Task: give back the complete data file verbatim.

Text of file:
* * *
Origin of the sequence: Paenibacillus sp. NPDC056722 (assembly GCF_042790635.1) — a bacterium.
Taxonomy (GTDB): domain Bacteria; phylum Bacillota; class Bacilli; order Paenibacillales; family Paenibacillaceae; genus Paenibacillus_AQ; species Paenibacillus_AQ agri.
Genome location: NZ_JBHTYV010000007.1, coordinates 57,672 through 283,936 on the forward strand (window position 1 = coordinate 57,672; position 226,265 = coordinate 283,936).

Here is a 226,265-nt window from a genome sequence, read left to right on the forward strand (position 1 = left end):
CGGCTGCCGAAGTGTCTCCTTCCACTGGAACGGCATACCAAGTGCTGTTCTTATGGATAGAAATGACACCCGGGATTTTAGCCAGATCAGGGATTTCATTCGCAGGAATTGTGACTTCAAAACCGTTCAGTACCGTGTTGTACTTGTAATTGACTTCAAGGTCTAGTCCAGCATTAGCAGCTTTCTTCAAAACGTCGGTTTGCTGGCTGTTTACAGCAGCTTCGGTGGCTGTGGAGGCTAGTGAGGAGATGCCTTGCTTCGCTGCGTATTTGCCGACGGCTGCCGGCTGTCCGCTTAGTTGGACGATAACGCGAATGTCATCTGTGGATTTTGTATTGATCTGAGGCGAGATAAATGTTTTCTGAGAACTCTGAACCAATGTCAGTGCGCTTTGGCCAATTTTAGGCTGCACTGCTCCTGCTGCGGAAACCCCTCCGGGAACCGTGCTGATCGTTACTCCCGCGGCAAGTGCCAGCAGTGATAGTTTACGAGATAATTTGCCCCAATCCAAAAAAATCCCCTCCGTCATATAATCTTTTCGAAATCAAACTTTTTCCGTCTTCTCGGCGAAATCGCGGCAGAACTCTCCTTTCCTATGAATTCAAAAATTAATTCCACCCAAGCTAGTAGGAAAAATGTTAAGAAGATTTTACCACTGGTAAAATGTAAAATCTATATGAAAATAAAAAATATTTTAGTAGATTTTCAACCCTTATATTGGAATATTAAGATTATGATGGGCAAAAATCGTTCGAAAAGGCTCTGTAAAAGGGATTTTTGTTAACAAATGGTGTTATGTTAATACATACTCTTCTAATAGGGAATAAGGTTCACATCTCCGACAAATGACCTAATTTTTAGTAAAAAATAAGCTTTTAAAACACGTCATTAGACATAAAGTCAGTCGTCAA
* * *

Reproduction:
Origin of the sequence: Paenibacillus sp. NPDC056722 (assembly GCF_042790635.1) — a bacterium.
Taxonomy (GTDB): domain Bacteria; phylum Bacillota; class Bacilli; order Paenibacillales; family Paenibacillaceae; genus Paenibacillus_AQ; species Paenibacillus_AQ agri.
Genome location: NZ_JBHTYV010000007.1, coordinates 57,672 through 283,936 on the forward strand (window position 1 = coordinate 57,672; position 226,265 = coordinate 283,936).

Here is a 226,265-nt window from a genome sequence, read left to right on the forward strand (position 1 = left end):
CGGCTGCCGAAGTGTCTCCTTCCACTGGAACGGCATACCAAGTGCTGTTCTTATGGATAGAAATGACACCCGGGATTTTAGCCAGATCAGGGATTTCATTCGCAGGAATTGTGACTTCAAAACCGTTCAGTACCGTGTTGTACTTGTAATTGACTTCAAGGTCTAGTCCAGCATTAGCAGCTTTCTTCAAAACGTCGGTTTGCTGGCTGTTTACAGCAGCTTCGGTGGCTGTGGAGGCTAGTGAGGAGATGCCTTGCTTCGCTGCGTATTTGCCGACGGCTGCCGGCTGTCCGCTTAGTTGGACGATAACGCGAATGTCATCTGTGGATTTTGTATTGATCTGAGGCGAGATAAATGTTTTCTGAGAACTCTGAACCAATGTCAGTGCGCTTTGGCCAATTTTAGGCTGCACTGCTCCTGCTGCGGAAACCCCTCCGGGAACCGTGCTGATCGTTACTCCCGCGGCAAGTGCCAGCAGTGATAGTTTACGAGATAATTTGCCCCAATCCAAAAAAATCCCCTCCGTCATATAATCTTTTCGAAATCAAACTTTTTCCGTCTTCTCGGCGAAATCGCGGCAGAACTCTCCTTTCCTATGAATTCAAAAATTAATTCCACCCAAGCTAGTAGGAAAAATGTTAAGAAGATTTTACCACTGGTAAAATGTAAAATCTATATGAAAATAAAAAATATTTTAGTAGATTTTCAACCCTTATATTGGAATATTAAGATTATGATGGGCAAAAATCGTTCGAAAAGGCTCTGTAAAAGGGATTTTTGTTAACAAATGGTGTTATGTTAATACATACTCTTCTAATAGGGAATAAGGTTCACATCTCCGACAAATGACCTAATTTTTAGTAAAAAATAAGCTTTTAAAACACGTCATTAGACATAAAGTCAGTCGTCAA